I was thinking about the My Little Pony show again. I didn't remark on it but one of the Saturday episodes was the re-run of "Lesson Zero," also known as the Twilight Freaks Out episode. (Short summary: She is supposed to send weekly reports to her mentor. This particular week she has nothing to report on. So she freaks out, assumes the worst: she's a bad student, she'll get in trouble, she'll get sent back to Magic Kindergarten. And then she tries to CREATE a situation she can write on, which causes its own problems.) It's never been exactly a *comfortable* episode for me, because I'm hyper-diligent and do tend to tie myself in knots if I am prevented from doing something I believe I "should" do.
And I tend to "awfulize" things. (I've even adopted the "I'll get sent back to Magic Kindergarten!" line - as a way of trying to jolly myself out of that way of thinking. It doesn't always work.)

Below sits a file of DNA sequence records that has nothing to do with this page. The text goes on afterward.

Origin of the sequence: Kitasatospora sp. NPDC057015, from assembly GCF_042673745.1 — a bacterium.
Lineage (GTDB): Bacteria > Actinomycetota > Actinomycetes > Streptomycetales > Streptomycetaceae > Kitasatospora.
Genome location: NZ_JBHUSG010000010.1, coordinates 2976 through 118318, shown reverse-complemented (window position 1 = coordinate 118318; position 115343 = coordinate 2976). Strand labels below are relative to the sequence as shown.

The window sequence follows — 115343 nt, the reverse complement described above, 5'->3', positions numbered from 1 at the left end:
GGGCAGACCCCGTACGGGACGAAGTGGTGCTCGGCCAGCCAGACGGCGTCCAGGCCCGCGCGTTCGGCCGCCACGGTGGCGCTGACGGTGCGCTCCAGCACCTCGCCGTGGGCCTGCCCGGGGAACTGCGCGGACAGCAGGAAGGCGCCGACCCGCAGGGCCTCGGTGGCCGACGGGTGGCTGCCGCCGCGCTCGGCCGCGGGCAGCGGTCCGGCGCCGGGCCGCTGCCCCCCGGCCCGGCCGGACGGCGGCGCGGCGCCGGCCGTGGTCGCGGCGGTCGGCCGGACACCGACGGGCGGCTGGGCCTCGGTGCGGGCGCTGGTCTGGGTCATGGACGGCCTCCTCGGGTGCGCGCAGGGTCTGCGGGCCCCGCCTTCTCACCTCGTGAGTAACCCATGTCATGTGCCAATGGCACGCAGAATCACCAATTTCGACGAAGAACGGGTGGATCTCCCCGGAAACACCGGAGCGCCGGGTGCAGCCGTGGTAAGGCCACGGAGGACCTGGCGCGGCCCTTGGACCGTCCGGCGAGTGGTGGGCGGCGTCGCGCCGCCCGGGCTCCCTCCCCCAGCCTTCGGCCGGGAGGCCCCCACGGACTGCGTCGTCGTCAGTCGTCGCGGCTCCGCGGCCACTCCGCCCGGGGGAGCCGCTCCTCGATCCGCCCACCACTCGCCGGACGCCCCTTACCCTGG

But on this reviewing, the thing that really bugged me was the fact that all of Twilight's friends dismissed her worries - didn't take them seriously, kind of ridiculed them. And I've been there. And it's an awful place to be, when something looks big and potentially world-ending to you, and it seems like no one else sees it that way. (And of course, in the middle of that, you're never QUITE rational enough to go, "Wait, these reasonable people are telling me not to freak out over this, so perhaps I should not.") Also, Princess Celestia (the mentor figure) is not as kind as she might be, or so I think....at the end she jokes about not punishing Twilight provided her friends also start sending reports to her. And while she is joking about the idea of a punishment, still, were I in Twilight's horseshoes, it wouldn't help me....because I tend to get very literal minded (I mean, more than normally) when I'm upset, and I'd hear it as, "Oh...she's not going to punish me because she's telling my friends to do something. But I might still get punished! And what if my friends don't work up to her standards! Oh, no, I'm going to have to hound my friends to write their reports...")